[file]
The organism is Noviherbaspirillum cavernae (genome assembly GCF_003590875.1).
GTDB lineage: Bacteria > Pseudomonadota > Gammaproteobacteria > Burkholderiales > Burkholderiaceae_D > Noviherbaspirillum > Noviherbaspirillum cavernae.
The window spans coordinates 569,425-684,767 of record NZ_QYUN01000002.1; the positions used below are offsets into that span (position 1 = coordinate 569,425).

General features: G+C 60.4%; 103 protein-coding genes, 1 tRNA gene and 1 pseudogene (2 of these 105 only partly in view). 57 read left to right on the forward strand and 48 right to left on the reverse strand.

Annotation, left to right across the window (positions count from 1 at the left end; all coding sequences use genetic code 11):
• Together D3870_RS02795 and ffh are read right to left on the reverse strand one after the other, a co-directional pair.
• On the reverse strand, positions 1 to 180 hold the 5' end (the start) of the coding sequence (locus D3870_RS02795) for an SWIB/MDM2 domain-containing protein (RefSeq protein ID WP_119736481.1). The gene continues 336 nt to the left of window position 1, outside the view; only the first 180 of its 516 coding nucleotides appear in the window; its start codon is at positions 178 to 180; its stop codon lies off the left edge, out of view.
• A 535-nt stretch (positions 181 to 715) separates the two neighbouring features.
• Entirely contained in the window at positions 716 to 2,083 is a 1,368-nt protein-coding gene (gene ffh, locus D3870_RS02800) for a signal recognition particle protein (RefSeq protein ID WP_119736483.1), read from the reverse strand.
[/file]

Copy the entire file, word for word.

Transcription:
The organism is Noviherbaspirillum cavernae (genome assembly GCF_003590875.1).
GTDB lineage: Bacteria > Pseudomonadota > Gammaproteobacteria > Burkholderiales > Burkholderiaceae_D > Noviherbaspirillum > Noviherbaspirillum cavernae.
The window spans coordinates 569,425-684,767 of record NZ_QYUN01000002.1; the positions used below are offsets into that span (position 1 = coordinate 569,425).

General features: G+C 60.4%; 103 protein-coding genes, 1 tRNA gene and 1 pseudogene (2 of these 105 only partly in view). 57 read left to right on the forward strand and 48 right to left on the reverse strand.

Annotation, left to right across the window (positions count from 1 at the left end; all coding sequences use genetic code 11):
• Together D3870_RS02795 and ffh are read right to left on the reverse strand one after the other, a co-directional pair.
• On the reverse strand, positions 1 to 180 hold the 5' end (the start) of the coding sequence (locus D3870_RS02795) for an SWIB/MDM2 domain-containing protein (RefSeq protein ID WP_119736481.1). The gene continues 336 nt to the left of window position 1, outside the view; only the first 180 of its 516 coding nucleotides appear in the window; its start codon is at positions 178 to 180; its stop codon lies off the left edge, out of view.
• A 535-nt stretch (positions 181 to 715) separates the two neighbouring features.
• Entirely contained in the window at positions 716 to 2,083 is a 1,368-nt protein-coding gene (gene ffh, locus D3870_RS02800) for a signal recognition particle protein (RefSeq protein ID WP_119736483.1), read from the reverse strand.